Poor power quality results when electrical lines carry extra frequencies ranging from less than 5 kHz to more than 500 kHz. Poor power quality may cause calcium to be deposited in the heart, thereby damaging the heart, or may cause other health issues.[17 18 19] EVs and EV infrastructure will compromise the power quality of electrical lines in areas serviced, including in targeted environmental justice communities, workplaces, and multi-unit dwellings.

A recent study discusses how Direct Current Fast Chargers will cause enormous power quality problems, but recommends a solution.[20] How much of a solution is this and is this tenable?

Another recent study found that magnetic fields are often dangerously high near Direct Current Fast Chargers.[21] If installed in environmental justice communities as planned, how is this an environmental justice? If these are installed near parks, where children rest and play, or adjacent to a bedroom how will the hazards be eliminated?

Future EV infrastructure may even include wireless charging, which will simultaneously lead to strong magnetic field exposures capable of disrupting medical devices.[22 23] EVs already have
wireless emissions embedded, requiring calculations of multiple sources of exposure in concert with utility equipment.[24]

Dr. Ron Kostoff, with a Ph.D. in Aerospace and Mechanical Engineering from Princeton University and who has worked for Bell Laboratories, Mitre Corporation, and the Department of Energy, has noted that he cannot find measurement devices to measure the ~24 GHz and ~77 GHz frequencies emitted as part of ‘safety’ sensors in modern vehicles, but he can find indications levels are directed at passengers and likely exceed thermal levels.[25]

Researchers at the University of Mainz measured brain activity of a driver who step-by-step turned on the car, the air conditioning, the cellphone connection, and the WLAN with alarming disruption evidenced.[26] Research repositories are ripe with evidence that these exposures are harmful, so why build infrastructure rife with these exposures?

Assumptions need to be challenged. For example, as part of ‘Equity pilots’ in environmental justice communities, Eversource proposes a car-sharing program that may cost more or less than $2,000,000 and also proposes to establish electric fleets such as for buses and community transport that may cost more or less that $3,000,000. [27] Establishing these programs in environmental justice communities ironically causes harm, misleading consumers, while simultaneously charging for the opportunity.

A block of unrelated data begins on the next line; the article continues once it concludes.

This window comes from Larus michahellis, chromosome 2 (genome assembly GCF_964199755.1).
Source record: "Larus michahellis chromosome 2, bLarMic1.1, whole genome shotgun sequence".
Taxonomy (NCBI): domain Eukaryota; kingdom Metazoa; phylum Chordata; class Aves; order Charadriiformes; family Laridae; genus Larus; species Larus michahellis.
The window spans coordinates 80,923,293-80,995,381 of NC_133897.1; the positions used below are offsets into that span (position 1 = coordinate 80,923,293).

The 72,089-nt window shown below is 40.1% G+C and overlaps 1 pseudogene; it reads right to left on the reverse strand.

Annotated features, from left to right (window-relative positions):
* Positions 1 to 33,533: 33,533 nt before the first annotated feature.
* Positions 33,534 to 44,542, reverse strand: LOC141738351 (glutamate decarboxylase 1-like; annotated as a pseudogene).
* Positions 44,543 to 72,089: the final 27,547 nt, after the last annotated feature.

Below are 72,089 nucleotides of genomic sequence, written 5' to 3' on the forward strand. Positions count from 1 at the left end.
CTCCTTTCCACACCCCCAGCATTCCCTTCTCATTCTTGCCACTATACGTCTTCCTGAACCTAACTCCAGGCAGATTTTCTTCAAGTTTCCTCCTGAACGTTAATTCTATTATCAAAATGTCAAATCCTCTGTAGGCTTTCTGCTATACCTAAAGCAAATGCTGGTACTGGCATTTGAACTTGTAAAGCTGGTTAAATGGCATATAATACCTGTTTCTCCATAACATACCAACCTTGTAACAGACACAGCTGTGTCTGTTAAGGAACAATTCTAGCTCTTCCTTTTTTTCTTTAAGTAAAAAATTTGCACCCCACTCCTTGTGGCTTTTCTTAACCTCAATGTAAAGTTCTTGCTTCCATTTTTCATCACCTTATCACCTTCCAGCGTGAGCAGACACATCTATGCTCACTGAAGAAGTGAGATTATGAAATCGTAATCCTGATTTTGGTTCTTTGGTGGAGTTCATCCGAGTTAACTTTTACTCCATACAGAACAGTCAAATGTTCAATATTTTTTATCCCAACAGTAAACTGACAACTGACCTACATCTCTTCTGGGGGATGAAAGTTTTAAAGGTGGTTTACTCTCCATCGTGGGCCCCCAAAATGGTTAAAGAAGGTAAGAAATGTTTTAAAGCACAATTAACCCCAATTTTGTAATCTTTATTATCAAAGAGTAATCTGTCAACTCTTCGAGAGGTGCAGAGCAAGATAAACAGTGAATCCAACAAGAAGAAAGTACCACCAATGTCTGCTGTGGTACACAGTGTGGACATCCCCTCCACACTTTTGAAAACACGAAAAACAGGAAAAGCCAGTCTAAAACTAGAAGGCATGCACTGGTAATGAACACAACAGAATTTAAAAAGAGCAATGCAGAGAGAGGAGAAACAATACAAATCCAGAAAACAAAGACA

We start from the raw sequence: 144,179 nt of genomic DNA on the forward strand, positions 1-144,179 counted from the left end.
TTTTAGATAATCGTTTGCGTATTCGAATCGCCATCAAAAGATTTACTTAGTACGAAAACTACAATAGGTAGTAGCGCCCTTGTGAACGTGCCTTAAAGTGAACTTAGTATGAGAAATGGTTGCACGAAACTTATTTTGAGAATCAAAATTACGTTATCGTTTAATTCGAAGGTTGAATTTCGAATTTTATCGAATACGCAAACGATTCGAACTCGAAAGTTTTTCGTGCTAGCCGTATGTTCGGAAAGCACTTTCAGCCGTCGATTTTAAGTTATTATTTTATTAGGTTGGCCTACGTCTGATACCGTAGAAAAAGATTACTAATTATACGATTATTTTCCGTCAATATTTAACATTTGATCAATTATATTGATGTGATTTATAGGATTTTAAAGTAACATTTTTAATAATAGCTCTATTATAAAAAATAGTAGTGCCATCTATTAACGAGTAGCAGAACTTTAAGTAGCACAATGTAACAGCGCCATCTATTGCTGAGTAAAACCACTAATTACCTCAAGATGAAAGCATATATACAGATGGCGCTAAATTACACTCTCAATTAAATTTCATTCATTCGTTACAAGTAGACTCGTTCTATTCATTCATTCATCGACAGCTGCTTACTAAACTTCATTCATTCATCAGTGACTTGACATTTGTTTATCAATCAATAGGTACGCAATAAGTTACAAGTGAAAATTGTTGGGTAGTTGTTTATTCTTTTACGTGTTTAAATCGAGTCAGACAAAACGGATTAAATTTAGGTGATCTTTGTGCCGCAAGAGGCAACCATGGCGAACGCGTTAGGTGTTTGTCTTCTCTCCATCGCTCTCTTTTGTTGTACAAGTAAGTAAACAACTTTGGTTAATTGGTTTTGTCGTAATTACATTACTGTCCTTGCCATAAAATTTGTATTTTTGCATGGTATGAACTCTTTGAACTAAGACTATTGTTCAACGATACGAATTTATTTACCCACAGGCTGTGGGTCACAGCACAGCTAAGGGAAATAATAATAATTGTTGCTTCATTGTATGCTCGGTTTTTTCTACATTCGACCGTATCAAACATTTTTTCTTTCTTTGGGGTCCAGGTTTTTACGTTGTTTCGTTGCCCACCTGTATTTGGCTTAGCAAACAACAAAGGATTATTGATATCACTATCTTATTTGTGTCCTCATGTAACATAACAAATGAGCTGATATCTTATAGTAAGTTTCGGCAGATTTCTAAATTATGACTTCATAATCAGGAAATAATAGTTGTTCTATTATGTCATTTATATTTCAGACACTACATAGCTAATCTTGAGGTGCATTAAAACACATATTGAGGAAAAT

Many questions exist, and the department and utilities need to find answers and share these with the public. For example, what are the measurements of power quality, power frequency fields, and radio-frequencies from Electric Vehicle Supply Equipment and other types of installations? Are there wireless components within the infrastructure and, if so, can these be proven safe or eliminated? Are there hazard zones?[28] Can hazard zones be fenced? Is wildlife at risk? What is the cost of remediation? Are there differences between public, corporate, and occupational exposures?


Wireless, electromagnetic noise, and strong fields from electricity are known to disturb flora and fauna, such as by sickening trees, disorienting birds, and interfering with hunting and nesting.[29 30 31 32] Fostering wireless also threatens climate by contributing to global warming, because radiofrequencies contribute to heat.[33] Dielectric heating from wireless also harms insects like bees.[34 35]

The entire purpose of moving towards EVs is protecting our environment by reducing carbon emissions, but needs to be assured rather than assumed. EVs can have greater carbon emissions than gas-powered vehicles when relying fossil fuels.[36] The biomass industry is also agitating hard to be allowed into the federal renewable energy standard, yet consumes mature trees at a pace faster than regeneration, contributing to carbon emissions through hauling, fuel burning, and loss of carbon sinks.[37 38]